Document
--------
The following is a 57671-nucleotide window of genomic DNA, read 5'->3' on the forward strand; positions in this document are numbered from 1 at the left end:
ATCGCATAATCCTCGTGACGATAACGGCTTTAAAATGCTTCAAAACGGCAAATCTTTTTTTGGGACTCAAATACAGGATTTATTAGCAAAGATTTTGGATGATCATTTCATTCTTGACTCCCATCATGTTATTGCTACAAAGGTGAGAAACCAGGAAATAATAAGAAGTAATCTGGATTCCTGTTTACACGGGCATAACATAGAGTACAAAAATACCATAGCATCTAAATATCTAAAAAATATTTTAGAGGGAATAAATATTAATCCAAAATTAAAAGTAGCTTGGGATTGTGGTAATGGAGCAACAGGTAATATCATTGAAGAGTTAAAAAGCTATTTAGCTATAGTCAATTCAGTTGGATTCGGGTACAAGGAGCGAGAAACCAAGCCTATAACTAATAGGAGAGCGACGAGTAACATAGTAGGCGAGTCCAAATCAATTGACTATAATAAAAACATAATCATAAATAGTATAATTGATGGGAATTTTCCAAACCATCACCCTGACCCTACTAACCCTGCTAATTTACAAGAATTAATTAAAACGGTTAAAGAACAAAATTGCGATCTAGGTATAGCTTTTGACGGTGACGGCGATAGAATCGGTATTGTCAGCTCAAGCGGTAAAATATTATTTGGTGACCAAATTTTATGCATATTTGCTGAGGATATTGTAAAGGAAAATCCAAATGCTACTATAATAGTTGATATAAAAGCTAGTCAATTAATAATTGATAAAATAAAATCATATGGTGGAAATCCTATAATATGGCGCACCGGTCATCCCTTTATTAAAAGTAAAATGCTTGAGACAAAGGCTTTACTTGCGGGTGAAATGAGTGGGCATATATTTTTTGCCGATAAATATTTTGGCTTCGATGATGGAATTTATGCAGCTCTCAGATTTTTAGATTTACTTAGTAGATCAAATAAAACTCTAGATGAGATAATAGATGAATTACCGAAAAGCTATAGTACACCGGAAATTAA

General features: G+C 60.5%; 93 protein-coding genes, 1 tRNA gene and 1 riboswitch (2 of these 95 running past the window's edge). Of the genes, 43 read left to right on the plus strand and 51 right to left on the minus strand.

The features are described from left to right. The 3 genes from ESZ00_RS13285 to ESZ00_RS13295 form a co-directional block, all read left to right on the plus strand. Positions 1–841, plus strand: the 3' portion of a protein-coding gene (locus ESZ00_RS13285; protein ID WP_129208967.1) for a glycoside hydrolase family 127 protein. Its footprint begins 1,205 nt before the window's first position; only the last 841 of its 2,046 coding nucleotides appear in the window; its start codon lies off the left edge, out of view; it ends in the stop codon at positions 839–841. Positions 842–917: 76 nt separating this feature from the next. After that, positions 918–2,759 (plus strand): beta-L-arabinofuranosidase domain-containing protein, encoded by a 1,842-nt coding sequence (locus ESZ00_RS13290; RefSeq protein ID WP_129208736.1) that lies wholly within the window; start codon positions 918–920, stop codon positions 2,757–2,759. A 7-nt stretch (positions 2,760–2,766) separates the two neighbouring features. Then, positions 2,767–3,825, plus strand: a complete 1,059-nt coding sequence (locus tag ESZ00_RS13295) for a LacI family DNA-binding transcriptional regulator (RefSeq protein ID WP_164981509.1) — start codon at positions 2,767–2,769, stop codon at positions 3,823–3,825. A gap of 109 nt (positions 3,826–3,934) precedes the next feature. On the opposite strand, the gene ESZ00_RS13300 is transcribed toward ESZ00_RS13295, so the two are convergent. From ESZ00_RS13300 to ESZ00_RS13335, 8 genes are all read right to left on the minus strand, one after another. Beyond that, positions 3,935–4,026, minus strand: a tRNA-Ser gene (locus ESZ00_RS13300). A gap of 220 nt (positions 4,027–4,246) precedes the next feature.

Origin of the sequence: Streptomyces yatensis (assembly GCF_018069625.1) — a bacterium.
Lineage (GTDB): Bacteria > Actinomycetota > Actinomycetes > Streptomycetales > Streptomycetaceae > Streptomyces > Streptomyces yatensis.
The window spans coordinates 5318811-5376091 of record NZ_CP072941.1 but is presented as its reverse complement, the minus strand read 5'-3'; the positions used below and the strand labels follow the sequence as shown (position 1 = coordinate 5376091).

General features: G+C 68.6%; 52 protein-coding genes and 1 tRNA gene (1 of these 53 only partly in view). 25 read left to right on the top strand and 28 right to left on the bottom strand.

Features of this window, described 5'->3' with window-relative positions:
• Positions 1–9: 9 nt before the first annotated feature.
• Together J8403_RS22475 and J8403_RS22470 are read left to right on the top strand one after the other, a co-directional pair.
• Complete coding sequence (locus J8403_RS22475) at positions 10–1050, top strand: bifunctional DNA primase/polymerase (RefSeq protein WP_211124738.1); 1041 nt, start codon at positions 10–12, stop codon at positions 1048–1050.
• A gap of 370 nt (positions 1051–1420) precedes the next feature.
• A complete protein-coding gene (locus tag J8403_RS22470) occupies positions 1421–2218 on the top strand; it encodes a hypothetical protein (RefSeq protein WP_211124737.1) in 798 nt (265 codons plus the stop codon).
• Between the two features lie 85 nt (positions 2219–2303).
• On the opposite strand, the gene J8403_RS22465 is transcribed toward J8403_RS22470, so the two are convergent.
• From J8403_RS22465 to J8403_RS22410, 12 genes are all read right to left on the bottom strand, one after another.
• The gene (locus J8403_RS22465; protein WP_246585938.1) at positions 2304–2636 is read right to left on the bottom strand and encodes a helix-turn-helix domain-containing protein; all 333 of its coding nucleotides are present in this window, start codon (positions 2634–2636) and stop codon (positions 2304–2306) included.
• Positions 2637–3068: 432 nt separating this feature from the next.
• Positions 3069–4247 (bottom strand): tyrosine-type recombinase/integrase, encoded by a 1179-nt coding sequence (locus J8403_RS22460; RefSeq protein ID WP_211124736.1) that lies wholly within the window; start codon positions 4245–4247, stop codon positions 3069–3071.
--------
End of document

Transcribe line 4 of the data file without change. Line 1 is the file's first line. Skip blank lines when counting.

The features are described from left to right. The 3 genes from ESZ00_RS13285 to ESZ00_RS13295 form a co-directional block, all read left to right on the plus strand. Positions 1–841, plus strand: the 3' portion of a protein-coding gene (locus ESZ00_RS13285; protein ID WP_129208967.1) for a glycoside hydrolase family 127 protein. Its footprint begins 1,205 nt before the window's first position; only the last 841 of its 2,046 coding nucleotides appear in the window; its start codon lies off the left edge, out of view; it ends in the stop codon at positions 839–841. Positions 842–917: 76 nt separating this feature from the next. After that, positions 918–2,759 (plus strand): beta-L-arabinofuranosidase domain-containing protein, encoded by a 1,842-nt coding sequence (locus ESZ00_RS13290; RefSeq protein ID WP_129208736.1) that lies wholly within the window; start codon positions 918–920, stop codon positions 2,757–2,759. A 7-nt stretch (positions 2,760–2,766) separates the two neighbouring features. Then, positions 2,767–3,825, plus strand: a complete 1,059-nt coding sequence (locus tag ESZ00_RS13295) for a LacI family DNA-binding transcriptional regulator (RefSeq protein ID WP_164981509.1) — start codon at positions 2,767–2,769, stop codon at positions 3,823–3,825. A gap of 109 nt (positions 3,826–3,934) precedes the next feature. On the opposite strand, the gene ESZ00_RS13300 is transcribed toward ESZ00_RS13295, so the two are convergent. From ESZ00_RS13300 to ESZ00_RS13335, 8 genes are all read right to left on the minus strand, one after another. Beyond that, positions 3,935–4,026, minus strand: a tRNA-Ser gene (locus ESZ00_RS13300). A gap of 220 nt (positions 4,027–4,246) precedes the next feature.